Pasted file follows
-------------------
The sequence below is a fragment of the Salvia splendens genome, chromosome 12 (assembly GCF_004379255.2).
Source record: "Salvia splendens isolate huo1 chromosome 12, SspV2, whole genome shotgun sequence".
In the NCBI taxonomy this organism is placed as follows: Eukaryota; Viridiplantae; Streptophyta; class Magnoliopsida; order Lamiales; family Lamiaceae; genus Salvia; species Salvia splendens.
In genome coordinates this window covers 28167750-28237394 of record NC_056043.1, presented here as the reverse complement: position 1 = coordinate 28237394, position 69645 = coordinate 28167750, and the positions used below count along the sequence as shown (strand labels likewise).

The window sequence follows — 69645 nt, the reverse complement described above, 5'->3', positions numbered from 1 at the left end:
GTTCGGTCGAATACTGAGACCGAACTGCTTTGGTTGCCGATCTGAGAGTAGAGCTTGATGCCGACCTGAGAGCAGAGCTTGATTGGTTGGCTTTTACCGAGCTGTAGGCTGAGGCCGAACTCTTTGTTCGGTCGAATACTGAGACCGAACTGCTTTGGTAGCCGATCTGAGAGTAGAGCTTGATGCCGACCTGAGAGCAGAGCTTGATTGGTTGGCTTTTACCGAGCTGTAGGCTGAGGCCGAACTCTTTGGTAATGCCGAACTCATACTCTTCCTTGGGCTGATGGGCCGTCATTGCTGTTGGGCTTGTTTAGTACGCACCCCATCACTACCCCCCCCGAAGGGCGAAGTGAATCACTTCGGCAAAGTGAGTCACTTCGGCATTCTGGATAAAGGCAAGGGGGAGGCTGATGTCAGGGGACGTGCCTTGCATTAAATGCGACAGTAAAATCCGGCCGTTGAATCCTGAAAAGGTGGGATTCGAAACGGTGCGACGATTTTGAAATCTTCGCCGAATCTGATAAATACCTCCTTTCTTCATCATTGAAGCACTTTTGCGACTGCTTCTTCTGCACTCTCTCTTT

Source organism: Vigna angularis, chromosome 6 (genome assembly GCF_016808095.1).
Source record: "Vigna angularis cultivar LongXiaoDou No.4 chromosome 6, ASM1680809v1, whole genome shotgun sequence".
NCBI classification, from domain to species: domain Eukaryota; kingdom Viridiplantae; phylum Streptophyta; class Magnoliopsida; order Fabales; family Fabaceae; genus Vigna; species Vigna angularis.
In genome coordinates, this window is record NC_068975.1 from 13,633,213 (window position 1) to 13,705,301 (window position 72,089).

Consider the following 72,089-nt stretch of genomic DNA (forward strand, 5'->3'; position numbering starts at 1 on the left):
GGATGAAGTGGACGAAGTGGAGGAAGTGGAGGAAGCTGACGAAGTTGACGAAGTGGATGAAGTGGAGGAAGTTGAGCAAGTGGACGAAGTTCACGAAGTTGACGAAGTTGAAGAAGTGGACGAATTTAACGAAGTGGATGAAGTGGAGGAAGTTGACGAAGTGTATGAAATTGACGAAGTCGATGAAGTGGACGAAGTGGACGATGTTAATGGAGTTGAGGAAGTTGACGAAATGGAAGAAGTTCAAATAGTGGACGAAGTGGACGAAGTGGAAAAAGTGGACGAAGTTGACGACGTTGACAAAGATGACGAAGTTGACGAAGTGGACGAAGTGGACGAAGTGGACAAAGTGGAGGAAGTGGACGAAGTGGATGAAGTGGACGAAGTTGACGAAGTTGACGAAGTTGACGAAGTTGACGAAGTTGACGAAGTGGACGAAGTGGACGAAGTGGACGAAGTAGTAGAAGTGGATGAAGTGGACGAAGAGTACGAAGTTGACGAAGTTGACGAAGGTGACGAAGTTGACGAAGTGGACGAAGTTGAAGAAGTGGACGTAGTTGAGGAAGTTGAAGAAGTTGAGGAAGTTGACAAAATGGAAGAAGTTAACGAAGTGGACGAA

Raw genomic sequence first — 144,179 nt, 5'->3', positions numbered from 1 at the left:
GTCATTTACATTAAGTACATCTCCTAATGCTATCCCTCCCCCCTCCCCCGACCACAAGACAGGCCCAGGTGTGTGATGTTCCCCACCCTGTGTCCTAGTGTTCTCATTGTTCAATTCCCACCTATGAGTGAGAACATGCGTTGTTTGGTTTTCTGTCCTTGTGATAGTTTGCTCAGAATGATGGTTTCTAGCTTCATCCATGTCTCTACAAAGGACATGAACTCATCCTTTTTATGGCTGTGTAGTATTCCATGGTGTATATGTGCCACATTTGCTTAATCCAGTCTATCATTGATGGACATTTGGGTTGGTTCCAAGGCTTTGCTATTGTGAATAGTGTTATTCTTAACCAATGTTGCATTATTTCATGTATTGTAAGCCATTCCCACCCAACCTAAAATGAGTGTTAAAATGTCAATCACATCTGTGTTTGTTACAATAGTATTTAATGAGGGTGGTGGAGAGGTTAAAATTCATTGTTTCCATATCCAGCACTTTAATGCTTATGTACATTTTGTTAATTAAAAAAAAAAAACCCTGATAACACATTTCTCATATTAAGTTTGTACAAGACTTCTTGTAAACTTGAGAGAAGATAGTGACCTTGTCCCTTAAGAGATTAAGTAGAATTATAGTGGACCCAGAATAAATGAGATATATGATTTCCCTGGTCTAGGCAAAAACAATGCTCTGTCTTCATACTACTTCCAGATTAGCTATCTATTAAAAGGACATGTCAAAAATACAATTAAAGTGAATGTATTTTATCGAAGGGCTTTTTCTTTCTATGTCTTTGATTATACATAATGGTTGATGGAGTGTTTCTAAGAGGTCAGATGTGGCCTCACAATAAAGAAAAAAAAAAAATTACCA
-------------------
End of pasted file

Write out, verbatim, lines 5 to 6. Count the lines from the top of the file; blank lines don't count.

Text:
The window sequence follows — 69645 nt, the reverse complement described above, 5'->3', positions numbered from 1 at the left end:
GTTCGGTCGAATACTGAGACCGAACTGCTTTGGTTGCCGATCTGAGAGTAGAGCTTGATGCCGACCTGAGAGCAGAGCTTGATTGGTTGGCTTTTACCGAGCTGTAGGCTGAGGCCGAACTCTTTGTTCGGTCGAATACTGAGACCGAACTGCTTTGGTAGCCGATCTGAGAGTAGAGCTTGATGCCGACCTGAGAGCAGAGCTTGATTGGTTGGCTTTTACCGAGCTGTAGGCTGAGGCCGAACTCTTTGGTAATGCCGAACTCATACTCTTCCTTGGGCTGATGGGCCGTCATTGCTGTTGGGCTTGTTTAGTACGCACCCCATCACTACCCCCCCCGAAGGGCGAAGTGAATCACTTCGGCAAAGTGAGTCACTTCGGCATTCTGGATAAAGGCAAGGGGGAGGCTGATGTCAGGGGACGTGCCTTGCATTAAATGCGACAGTAAAATCCGGCCGTTGAATCCTGAAAAGGTGGGATTCGAAACGGTGCGACGATTTTGAAATCTTCGCCGAATCTGATAAATACCTCCTTTCTTCATCATTGAAGCACTTTTGCGACTGCTTCTTCTGCACTCTCTCTTT